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71 \Function SSN \ / XXX-XX-X~XX _ XXX-XX-XXXX c XXX-XX-XXXX c~ XXX-XX-XXXX ~ XXX-XX~-XXXX / X X X-XX-XX XX / XXX-XX-XXXX c XXX-XX-XXXX XXX-XX-XXXX \ XXX-XX-XX XX XXX-XX-XXXX XXX-XX-XXXX E XXX-XX-XXXX a> ~n XXX-XX-XXXX ~, XXX-XX-XXXX / XX X-XX-XXX X I XXX-XX-XXXX c XXX-XX-XXXX cn XXX-XX-XXXX ~ XXX-XX-XXXX Claims l~t:\ Address Data FIGURE 8 SSA Data Base - Hybrid Segmentation (Symmetric/Asymmetric) \Function SSN \ XX X-XX -XXX X XX X-X X -XX X X XX X-XX -XXXX X X X-X X -XX XX - XXX-XX-XXXX XXX-XX-XX XX XXX-XX-XXXX XXX-XX-XXXX XX X-XX -XXXX XXX-XX-XXXX XXX-XX-XXXX XXX-XX-XXXX XXX-XX-XXXX XXX-XX-XXXX XX X-XX-XXX X XXX-XX-XXXX XXX-XX-XXXX - XXX-XX-XXXX - XXX-XX-XXXX XXX-XX-XXXX . I denti ty Data Segment 3 Segment 4 Data Da ta : :: . ~ , <;Pnm`!nt :) FIGURE 9 SSA Data Base - Hybrid Segmentation (Asymmetric/Symmetric)

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72 this information because of the economics of the storage media and the options that are available for providing lower response speeds for portions of the data base. Because of the size of the data base using hierarchical storage, the ready availability of commercial hardware and software systems may be somewhat limited. Accordingly, a cost tradeoff will need to be made as to the degree of specialization required to' support the data base. The programming and maintenance costs of specialized support will need to be evaluated against any additional hardware operating costs that arise from a generalized data base system that is commercially available. Stability of the data base is critical to the successful opera-lion of the entire SSA process. Consideration is often given to the degree of stability that is possible with specialized software as opposed to software having more common usage and, therefore, a potentially higher degree of stability. Storage (Memory Technology) _ memory: At present, most computer systems include the following levels of Archival (magnetic tape) File (moving head disk) Intermediate (drum or fixed head disk) High-speed (core or semiconductor) Buffer or cache memory associated with high-speed memory is not included because it is invisible to the programmer. For archival purposes, magnetic tape is satisfactory and will continue to be used for this purpose during the foreseeable future. File disks are both efficient and reliable, but a non-mechanical replacement for them is desirable if a total reduction of environmental restrictions on computer usage is to be achieved. Paging from drums is very successful when used for batch appli- cations. The extra amount of paging required for time-sharing and the consequent need for a high level of multiprogramming requires large high-speed memories. The development of such systems has been hampered by problems of efficient and responsive operation under varying conditions, and it is likely that a limit has been reached in the complexity of operating systems. The replacement of the drum or the fixed head disk by a device with similar characteristics, but with greater speed, is necessary for future systems. Thus, the need exists for bubble memories or charge-coupled memories, if they can be produced at suitable levels of performance and cost. A body of thought prevails that computer technology is at a point at which drums or fixed head disks will disappear altogether. This will happen as soon as the cost of high-speed semiconductor memory becomes low enough that the economic advantage of providing the additional capacity outweighs the complications to hardware and software.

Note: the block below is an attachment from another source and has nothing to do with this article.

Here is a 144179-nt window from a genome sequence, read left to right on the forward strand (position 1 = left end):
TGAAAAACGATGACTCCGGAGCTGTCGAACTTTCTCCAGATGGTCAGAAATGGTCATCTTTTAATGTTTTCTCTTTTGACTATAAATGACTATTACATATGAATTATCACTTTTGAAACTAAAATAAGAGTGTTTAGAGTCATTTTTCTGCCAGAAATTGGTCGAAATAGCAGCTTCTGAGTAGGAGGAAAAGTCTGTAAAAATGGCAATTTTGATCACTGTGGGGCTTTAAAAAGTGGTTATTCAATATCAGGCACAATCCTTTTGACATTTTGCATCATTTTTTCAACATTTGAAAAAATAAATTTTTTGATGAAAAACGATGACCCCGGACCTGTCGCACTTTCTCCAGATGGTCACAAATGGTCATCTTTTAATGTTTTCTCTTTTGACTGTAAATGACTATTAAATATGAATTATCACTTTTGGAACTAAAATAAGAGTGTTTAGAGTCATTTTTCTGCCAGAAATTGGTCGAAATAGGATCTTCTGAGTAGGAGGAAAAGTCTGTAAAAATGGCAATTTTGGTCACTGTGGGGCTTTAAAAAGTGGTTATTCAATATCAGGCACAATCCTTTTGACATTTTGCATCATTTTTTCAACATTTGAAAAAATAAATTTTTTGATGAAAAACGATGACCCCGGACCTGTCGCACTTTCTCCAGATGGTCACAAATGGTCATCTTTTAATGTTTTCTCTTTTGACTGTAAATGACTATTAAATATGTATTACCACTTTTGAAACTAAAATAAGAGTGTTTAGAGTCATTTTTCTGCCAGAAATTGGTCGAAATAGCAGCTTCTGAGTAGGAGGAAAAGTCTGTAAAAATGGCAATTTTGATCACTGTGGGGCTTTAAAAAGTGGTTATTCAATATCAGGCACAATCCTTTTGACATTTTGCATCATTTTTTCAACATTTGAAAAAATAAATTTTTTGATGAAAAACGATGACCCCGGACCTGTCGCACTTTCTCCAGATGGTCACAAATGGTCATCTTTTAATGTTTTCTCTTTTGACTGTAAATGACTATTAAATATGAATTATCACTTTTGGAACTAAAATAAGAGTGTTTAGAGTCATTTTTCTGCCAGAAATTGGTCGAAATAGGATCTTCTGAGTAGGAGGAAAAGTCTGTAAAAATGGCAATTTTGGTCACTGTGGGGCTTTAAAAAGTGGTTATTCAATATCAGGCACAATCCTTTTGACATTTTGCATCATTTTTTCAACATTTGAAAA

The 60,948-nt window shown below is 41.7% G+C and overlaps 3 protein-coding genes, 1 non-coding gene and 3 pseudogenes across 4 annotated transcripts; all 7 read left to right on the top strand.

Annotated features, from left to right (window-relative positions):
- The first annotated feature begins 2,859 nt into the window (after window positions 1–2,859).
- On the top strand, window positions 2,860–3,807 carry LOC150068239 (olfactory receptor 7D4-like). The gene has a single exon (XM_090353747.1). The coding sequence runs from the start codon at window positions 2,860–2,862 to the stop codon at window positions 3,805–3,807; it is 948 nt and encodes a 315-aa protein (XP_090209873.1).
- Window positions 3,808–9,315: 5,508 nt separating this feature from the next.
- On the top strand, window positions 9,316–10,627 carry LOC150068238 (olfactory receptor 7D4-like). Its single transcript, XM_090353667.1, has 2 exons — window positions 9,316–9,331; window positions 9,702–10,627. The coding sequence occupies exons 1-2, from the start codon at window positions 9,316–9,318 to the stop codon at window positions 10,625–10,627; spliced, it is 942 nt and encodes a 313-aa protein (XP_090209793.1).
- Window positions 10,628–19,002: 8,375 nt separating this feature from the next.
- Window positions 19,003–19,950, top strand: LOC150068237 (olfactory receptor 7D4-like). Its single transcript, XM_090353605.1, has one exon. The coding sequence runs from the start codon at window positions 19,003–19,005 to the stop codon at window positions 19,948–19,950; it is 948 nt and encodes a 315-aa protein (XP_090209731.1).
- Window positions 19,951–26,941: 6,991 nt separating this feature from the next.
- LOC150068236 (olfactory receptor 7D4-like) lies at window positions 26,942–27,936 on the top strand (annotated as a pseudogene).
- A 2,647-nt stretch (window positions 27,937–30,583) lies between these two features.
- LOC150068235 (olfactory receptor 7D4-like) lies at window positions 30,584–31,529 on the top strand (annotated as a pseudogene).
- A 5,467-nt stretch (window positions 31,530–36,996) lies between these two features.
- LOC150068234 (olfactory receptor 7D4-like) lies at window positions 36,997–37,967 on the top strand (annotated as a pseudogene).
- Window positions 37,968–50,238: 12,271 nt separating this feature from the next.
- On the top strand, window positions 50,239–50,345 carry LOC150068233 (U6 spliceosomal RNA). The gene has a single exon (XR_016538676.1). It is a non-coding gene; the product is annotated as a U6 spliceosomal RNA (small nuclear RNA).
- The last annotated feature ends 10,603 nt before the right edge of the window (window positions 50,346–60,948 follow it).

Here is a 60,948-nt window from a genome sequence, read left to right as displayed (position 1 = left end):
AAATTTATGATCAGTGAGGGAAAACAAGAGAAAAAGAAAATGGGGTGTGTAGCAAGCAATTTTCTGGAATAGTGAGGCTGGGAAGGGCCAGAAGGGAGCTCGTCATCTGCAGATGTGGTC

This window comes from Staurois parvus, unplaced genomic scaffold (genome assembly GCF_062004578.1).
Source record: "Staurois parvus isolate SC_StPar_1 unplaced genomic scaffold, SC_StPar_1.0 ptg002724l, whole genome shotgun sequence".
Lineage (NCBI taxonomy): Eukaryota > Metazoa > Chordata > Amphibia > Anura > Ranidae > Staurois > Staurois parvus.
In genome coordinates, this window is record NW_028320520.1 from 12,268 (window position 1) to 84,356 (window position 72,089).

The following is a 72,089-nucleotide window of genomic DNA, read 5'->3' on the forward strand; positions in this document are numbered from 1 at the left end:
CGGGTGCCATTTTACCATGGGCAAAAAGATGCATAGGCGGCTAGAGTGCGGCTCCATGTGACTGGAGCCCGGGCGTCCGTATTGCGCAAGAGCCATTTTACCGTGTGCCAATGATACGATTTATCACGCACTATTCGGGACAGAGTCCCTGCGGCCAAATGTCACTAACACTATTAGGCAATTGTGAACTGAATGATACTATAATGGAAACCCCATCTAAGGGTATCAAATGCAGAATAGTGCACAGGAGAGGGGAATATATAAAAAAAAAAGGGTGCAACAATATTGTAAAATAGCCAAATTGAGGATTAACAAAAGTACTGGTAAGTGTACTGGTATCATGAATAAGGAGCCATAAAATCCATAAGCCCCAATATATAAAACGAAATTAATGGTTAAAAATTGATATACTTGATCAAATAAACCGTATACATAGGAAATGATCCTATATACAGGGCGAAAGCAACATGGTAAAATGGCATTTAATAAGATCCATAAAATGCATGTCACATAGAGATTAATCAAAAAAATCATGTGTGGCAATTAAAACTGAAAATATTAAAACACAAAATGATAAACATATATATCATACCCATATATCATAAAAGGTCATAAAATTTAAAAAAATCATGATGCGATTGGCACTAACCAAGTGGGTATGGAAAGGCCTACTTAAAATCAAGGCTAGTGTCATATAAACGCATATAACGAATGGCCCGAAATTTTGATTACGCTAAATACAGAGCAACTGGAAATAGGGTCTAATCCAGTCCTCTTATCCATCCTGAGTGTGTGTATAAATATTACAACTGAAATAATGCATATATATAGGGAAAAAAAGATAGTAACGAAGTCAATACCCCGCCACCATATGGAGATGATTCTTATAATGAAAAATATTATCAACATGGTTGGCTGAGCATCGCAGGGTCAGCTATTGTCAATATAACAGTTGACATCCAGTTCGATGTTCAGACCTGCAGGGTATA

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73 Main Memory Technology The same Very Large Scale Integration (VLSI) technology that will bring about improvements in cost/performance in the CPU will also bring about drastic improvements in the cost/performance of the main memory. The problems of sharing the main memory among users as well as the limitations on its size because of its cost probably will not arise in a decade. Distributed processing will be encouraged by price and performance improvements in main memory systems. Auxiliary Storage Much research is being performed on novel auxiliary storage technologies, including magnetic bubbles, charge-coupled devices, laser-holographic devices, and cryogenic devices. Such research will gradually result in the introduction of new types of auxiliary storage subsystems. Still, the potential for improvement exists in today's conventional magnetic technology. Most of the improvement will be in the form of increased area density of recording--more tracks per inch horizontally across magnetic disk faces and more bits per inch vertically. An area density improvement factor of at least 40 appears theoretically possible. This will result in a lower near-term cost-per-bit for magnetic disks than either bubble or charge-coupled device (CCD) technologies can match. However, access time to magnetic disks will remain a problem even if head-per-track arrangements become general. For this reason, it is likely that a variety of auxiliary storage devices will continue to be used through at least 1985, with the newer technologies appearing first at the high- speed, low capacity end of the spectrum, then gradually superseding slower technologies as the costs drop of the former. Both magnetic bubbles and charge-coupled devices could be in widespread use in, say, ~ . rive years. Summary of Storage Technologies The SSA has limited its view of storage technologies to those available today. Although this approach narrows the number of system alternatives, it is practical unless some dramatic change, which is not now foreseen, occurs in the period during which the system will be implemented. The SSA has correctly assessed the state-of-the-art in storage technology, by assuming the continuing availability of a range of stor- age devices based on relative cost/performance relationships. Large capacity library stores are currently available with capacities of 472 gigabits, and access times of 15-30 milliseconds, at a cost of 30-50 cents per megabit. Continuing developments in optics and magnetic media offer the potential for significant cost and capacity improvements. In the next five to ten years, potential improvements of three to five times in area density with a two to three times reduction in cost are possible. Similar improvements are possible in 1/2' tape, but the semi-automatic